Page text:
Also on hand to assist and observe as part of her current internship with the department was Rachel Kim, a student at the University of Missouri-St. Louis, and Dina Abbacchi, a veteran on the Ballwin emergency communications desk.
Speaking from experience
Any doubts about whether the STEM event was an idea that would fly with middle school girls were quickly quashed. Within hours of its posting on the department’s social media, the two-hour session had more registrants than expected. Sign-ups had to be closed, but the cut-off came with a pledge that more sessions will be held in the future.
Ovca’s decision to enter the law enforcement field was due to an experience not unlike the STEM event she advocated. Between her junior and senior years at Truman State University, she had an internship with a police department.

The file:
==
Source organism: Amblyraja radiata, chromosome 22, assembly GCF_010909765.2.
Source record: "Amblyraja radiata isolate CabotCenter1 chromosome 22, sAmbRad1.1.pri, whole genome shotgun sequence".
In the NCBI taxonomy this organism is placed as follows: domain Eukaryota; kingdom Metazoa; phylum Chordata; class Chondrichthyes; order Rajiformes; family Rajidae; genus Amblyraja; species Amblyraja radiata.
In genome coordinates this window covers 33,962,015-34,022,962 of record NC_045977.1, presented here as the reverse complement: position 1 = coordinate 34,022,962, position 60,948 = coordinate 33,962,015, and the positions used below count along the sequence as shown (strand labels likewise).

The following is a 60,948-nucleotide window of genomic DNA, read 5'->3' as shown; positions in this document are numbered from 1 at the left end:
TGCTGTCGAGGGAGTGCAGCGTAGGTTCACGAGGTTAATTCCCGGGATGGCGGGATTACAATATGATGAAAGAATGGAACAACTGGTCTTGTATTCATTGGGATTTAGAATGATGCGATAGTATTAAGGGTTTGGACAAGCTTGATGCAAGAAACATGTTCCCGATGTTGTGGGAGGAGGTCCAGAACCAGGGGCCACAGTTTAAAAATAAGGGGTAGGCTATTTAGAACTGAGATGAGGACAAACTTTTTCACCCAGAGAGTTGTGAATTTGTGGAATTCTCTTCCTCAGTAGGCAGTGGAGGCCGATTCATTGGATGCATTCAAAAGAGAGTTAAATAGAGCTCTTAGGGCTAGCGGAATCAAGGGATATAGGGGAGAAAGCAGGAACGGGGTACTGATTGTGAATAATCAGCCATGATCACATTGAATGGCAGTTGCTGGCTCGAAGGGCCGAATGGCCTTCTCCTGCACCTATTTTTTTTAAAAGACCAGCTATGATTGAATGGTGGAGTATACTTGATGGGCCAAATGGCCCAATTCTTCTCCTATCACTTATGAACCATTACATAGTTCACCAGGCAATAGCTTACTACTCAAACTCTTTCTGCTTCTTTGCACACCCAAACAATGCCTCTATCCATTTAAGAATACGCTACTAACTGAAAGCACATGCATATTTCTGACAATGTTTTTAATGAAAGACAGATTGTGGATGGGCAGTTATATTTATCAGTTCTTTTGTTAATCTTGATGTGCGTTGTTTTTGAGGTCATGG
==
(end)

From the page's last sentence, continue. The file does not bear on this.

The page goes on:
“Police work was much more than I had imagined,” Ovca said.
After completing her college degree in justice systems, she joined the Chesterfield Police Department. When she married a fellow Chesterfield officer in 2007, Jeff Ovca, she necessitated a move, due to nepotism rules. That’s when she began her career with the Ballwin department.
While a student at Maryville University, Rock had considered joining the Armed Forces and going into military police work after completing her education. But she, too, she had an internship that proved life-inspiring. Hers was with the Ballwin Police Department, which she decided to join following graduation.
Peebles’ goal was to work where she would have an impact on the community and “police work just seemed to fit,” she said.
At the STEM event, both Rock and Peebles wore their uniforms and had with them their regular tools of the trade, including handcuffs, a taser, a semi-automatic pistol and bullet-proof vest. As a detective, Ovca was dressed in street clothes.